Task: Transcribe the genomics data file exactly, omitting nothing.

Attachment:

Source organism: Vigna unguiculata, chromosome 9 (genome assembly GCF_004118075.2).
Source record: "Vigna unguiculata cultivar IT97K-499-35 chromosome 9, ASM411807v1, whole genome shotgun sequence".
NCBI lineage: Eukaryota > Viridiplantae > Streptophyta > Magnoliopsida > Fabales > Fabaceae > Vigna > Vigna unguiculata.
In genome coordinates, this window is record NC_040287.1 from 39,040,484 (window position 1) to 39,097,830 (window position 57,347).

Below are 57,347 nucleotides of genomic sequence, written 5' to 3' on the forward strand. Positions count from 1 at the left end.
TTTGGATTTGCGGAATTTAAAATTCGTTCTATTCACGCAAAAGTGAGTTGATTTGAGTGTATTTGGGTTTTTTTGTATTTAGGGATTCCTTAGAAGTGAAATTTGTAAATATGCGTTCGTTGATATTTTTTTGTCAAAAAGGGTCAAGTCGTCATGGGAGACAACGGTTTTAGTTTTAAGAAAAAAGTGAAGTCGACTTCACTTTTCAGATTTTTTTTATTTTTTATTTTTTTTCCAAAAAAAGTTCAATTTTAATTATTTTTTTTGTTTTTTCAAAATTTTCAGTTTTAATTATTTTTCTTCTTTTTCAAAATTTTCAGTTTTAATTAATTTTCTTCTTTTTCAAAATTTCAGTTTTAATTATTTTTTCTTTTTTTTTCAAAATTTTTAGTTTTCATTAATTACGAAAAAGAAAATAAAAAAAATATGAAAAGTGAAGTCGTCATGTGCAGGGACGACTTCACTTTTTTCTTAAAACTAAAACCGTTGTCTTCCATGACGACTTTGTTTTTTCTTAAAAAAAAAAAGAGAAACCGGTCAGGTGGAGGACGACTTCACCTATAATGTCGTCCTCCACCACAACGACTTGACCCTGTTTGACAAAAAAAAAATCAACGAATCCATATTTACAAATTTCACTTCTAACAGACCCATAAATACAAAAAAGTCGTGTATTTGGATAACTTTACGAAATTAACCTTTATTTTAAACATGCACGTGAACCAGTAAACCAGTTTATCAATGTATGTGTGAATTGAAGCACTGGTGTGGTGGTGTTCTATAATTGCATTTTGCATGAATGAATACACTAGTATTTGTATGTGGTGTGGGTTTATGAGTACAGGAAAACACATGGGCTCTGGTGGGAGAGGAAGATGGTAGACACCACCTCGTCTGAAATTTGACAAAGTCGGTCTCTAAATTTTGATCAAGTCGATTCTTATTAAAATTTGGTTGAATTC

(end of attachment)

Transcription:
Source organism: Vigna unguiculata, chromosome 9 (genome assembly GCF_004118075.2).
Source record: "Vigna unguiculata cultivar IT97K-499-35 chromosome 9, ASM411807v1, whole genome shotgun sequence".
NCBI lineage: Eukaryota > Viridiplantae > Streptophyta > Magnoliopsida > Fabales > Fabaceae > Vigna > Vigna unguiculata.
In genome coordinates, this window is record NC_040287.1 from 39,040,484 (window position 1) to 39,097,830 (window position 57,347).

Below are 57,347 nucleotides of genomic sequence, written 5' to 3' on the forward strand. Positions count from 1 at the left end.
TTTGGATTTGCGGAATTTAAAATTCGTTCTATTCACGCAAAAGTGAGTTGATTTGAGTGTATTTGGGTTTTTTTGTATTTAGGGATTCCTTAGAAGTGAAATTTGTAAATATGCGTTCGTTGATATTTTTTTGTCAAAAAGGGTCAAGTCGTCATGGGAGACAACGGTTTTAGTTTTAAGAAAAAAGTGAAGTCGACTTCACTTTTCAGATTTTTTTTATTTTTTATTTTTTTTCCAAAAAAAGTTCAATTTTAATTATTTTTTTTGTTTTTTCAAAATTTTCAGTTTTAATTATTTTTCTTCTTTTTCAAAATTTTCAGTTTTAATTAATTTTCTTCTTTTTCAAAATTTCAGTTTTAATTATTTTTTCTTTTTTTTTCAAAATTTTTAGTTTTCATTAATTACGAAAAAGAAAATAAAAAAAATATGAAAAGTGAAGTCGTCATGTGCAGGGACGACTTCACTTTTTTCTTAAAACTAAAACCGTTGTCTTCCATGACGACTTTGTTTTTTCTTAAAAAAAAAAAGAGAAACCGGTCAGGTGGAGGACGACTTCACCTATAATGTCGTCCTCCACCACAACGACTTGACCCTGTTTGACAAAAAAAAAATCAACGAATCCATATTTACAAATTTCACTTCTAACAGACCCATAAATACAAAAAAGTCGTGTATTTGGATAACTTTACGAAATTAACCTTTATTTTAAACATGCACGTGAACCAGTAAACCAGTTTATCAATGTATGTGTGAATTGAAGCACTGGTGTGGTGGTGTTCTATAATTGCATTTTGCATGAATGAATACACTAGTATTTGTATGTGGTGTGGGTTTATGAGTACAGGAAAACACATGGGCTCTGGTGGGAGAGGAAGATGGTAGACACCACCTCGTCTGAAATTTGACAAAGTCGGTCTCTAAATTTTGATCAAGTCGATTCTTATTAAAATTTGGTTGAATTC